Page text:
During one of those glances, I could see that Carson's raincoat had fallen open. I was shocked to see that Johnny was carrying a .38 revolver in a holster on his hip. Mullen, seeing what I saw, shot me a look that warned, "Don't say a f*****g word," and then he quietly flipped the framed pictures of Gifford on the windowsill so that their backs faced the room.
Across the room, the silent Joe Mullen deftly swept some lingerie under the sofa with the toe of his shoe. He wanted to spare Johnny the sight. There was little else that could be done.
Very little was said on the walk back to Johnny's apartment. The rain had subsided, but no one felt like recapping the raid. When we reached Johnny's apartment, he thanked us and said he was tired and wanted to be alone. He asked his houseman to give me a ride back home. As the car headed over the Queensboro Bridge, I realized that I was probably one of the very few people who had ever seen Johnny Carson cry.
That evening, I hit the sack shortly after nine p.m. and soon fell deeply asleep. But at two a.m. the phone rang. It was Carson, and he was obviously tanked.
"I'm sitting here with Ed at Jilly's," he slurred. "Can you please come down here right away."
I considered putting him off, but knowing how s****y he must have been feeling, and realizing that he might still have a gun, I told him I'd be there shortly. I dragged myself out of bed, put on a suit, and grabbed my briefcase. I managed to hail a cab (no easy feat at that hour in Queens) and arrived at Jilly's around three a.m.
A dark-leathered tomb of a place, Jilly's was frequented not only by celebrities but also by a criminal element that gave the setting a dangerous allure. It was said that when he walked in one night, Sinatra had quipped, "Jesus, there must be forty-two indictments sitting at the bar." He loved the place so much that he set a scene from "The Manchurian Candidate" there.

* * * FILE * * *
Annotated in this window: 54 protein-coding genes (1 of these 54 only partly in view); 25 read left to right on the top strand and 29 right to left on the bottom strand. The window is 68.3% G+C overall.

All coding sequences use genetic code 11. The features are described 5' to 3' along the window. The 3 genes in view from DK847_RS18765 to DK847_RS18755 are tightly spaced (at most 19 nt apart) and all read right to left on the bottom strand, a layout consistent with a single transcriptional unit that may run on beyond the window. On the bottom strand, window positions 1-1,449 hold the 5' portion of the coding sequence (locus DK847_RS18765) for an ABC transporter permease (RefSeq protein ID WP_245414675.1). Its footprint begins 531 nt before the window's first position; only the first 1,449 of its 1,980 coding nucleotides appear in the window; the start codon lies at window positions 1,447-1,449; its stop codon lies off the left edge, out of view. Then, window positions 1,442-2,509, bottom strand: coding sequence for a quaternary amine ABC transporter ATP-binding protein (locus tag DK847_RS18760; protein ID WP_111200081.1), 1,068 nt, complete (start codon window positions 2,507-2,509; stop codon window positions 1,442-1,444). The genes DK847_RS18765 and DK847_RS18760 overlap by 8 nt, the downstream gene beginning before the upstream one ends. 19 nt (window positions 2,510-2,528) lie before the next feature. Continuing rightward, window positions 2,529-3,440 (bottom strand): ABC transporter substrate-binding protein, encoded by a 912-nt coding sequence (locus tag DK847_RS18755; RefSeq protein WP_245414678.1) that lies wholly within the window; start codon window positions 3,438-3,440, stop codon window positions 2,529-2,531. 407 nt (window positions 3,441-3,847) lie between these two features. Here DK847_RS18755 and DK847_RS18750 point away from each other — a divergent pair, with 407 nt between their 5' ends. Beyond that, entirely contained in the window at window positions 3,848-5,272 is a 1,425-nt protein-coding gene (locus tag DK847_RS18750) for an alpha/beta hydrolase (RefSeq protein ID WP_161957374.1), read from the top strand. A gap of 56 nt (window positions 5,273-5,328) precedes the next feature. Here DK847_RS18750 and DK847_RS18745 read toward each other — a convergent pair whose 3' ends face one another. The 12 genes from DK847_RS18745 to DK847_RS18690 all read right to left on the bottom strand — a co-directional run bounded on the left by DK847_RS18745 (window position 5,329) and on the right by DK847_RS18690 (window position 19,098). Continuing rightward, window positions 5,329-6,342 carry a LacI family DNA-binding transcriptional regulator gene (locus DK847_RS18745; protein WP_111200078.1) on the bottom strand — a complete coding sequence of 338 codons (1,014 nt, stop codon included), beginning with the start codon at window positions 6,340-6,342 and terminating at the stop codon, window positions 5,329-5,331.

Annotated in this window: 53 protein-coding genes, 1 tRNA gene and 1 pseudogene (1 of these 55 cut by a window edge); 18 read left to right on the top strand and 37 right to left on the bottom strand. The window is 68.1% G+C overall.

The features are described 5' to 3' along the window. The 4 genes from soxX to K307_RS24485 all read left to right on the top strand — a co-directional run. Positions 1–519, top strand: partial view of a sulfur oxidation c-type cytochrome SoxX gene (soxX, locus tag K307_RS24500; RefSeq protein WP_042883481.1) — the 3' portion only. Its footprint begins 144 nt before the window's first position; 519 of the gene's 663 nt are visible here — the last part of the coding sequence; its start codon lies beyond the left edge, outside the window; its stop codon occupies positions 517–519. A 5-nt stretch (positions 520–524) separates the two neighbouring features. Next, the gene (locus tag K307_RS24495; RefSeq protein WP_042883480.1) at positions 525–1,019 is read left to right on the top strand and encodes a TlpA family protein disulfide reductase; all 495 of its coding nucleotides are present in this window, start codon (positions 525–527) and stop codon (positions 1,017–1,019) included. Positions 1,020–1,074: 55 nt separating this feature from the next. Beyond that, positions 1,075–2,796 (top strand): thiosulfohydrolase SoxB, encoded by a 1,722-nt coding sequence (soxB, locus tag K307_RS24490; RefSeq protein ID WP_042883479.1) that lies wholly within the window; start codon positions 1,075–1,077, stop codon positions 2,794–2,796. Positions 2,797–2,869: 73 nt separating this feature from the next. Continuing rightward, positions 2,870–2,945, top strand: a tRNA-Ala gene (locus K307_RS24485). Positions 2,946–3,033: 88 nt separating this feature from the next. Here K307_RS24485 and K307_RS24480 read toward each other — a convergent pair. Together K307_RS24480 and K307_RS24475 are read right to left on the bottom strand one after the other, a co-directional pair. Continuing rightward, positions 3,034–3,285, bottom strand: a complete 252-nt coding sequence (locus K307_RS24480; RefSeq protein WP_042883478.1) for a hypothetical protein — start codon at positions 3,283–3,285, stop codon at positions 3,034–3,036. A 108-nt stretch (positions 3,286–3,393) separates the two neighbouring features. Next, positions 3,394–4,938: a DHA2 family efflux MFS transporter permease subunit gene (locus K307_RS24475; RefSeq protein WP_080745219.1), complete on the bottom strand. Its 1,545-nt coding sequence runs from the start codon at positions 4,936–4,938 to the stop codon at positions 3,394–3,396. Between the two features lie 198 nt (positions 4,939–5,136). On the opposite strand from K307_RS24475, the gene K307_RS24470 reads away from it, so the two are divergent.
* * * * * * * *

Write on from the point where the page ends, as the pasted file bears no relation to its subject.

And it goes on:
At the wee small hour I arrived, the club was dark, lit only by lamps above the smoked-glass mirrors that cast a light so frail that it quit before it reached the banquettes. All the regulars were long gone; even the hatcheck girl had checked out. Behind the bar was a barkeep in a bow tie, and at the bar was one patron, Johnny Carson, his head in a cumulous cloud of cigarette smoke, nursing a drink; all that was missing was Ol' Blue Eyes singing "One for My Baby and One More for the Road."
As I approached him, Ed McMahon wobbled out of the men's room, steadying himself on bar stools as he moved. He still had a few feet to negotiate, but then Johnny straightened up and said, "Ed? We're done here, right?"
"Yes, sir," Ed replied, and with a slight recalculation of his course and direction, Johnny's sidekick was gone in thirty seconds. I took the empty stool to form a new trio: me, Carson, and the bartender, who brought me a Heineken and then slipped discreetly away. The silence was oppressive, and the pressure to make small talk was overwhelming. Johnny, sighing heavily, finally spoke. "I'm not surprised that Joanne did this to me," he said, "but it hurts. Hurts like hell."
That he was devastated was obvious. "Maybe I drove her to it. I wasn't the best husband in the world." He stared at the ceiling as though reflecting on the accuracy of this statement and then pounded the bar for emphasis when he apparently reached a judgment.